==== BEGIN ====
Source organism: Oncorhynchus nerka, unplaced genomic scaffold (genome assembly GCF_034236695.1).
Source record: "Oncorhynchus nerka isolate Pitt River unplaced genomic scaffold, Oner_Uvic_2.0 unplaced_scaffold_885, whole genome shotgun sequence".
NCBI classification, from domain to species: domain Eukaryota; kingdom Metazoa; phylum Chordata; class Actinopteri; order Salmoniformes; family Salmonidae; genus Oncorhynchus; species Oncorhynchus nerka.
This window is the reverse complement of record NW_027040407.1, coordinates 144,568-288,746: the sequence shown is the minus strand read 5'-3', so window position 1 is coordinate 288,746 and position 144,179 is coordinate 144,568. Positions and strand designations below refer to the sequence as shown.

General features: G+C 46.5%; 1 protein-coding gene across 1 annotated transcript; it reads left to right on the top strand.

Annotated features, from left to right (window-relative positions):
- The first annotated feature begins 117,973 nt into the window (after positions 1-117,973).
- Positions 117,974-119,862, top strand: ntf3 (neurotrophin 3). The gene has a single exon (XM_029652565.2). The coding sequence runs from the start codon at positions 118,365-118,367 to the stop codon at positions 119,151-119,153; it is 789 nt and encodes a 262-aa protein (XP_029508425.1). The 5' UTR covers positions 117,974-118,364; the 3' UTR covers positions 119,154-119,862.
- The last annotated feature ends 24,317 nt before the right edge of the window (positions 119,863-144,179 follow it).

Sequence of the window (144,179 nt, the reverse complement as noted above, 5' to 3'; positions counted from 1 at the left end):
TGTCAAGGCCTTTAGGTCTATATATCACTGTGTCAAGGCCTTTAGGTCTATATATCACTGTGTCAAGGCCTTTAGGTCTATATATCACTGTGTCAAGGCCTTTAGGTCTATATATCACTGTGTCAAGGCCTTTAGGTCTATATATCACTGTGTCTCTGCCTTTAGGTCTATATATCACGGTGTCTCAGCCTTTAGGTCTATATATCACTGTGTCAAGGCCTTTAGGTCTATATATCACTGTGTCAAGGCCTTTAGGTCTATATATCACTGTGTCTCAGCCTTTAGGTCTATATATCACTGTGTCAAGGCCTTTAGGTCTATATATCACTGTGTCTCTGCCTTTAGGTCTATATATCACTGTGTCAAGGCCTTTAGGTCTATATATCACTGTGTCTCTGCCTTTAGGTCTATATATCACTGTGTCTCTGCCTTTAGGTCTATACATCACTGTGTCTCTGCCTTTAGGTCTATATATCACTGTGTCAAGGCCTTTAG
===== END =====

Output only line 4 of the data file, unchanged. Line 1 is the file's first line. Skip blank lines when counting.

This window is the reverse complement of record NW_027040407.1, coordinates 144,568-288,746: the sequence shown is the minus strand read 5'-3', so window position 1 is coordinate 288,746 and position 144,179 is coordinate 144,568. Positions and strand designations below refer to the sequence as shown.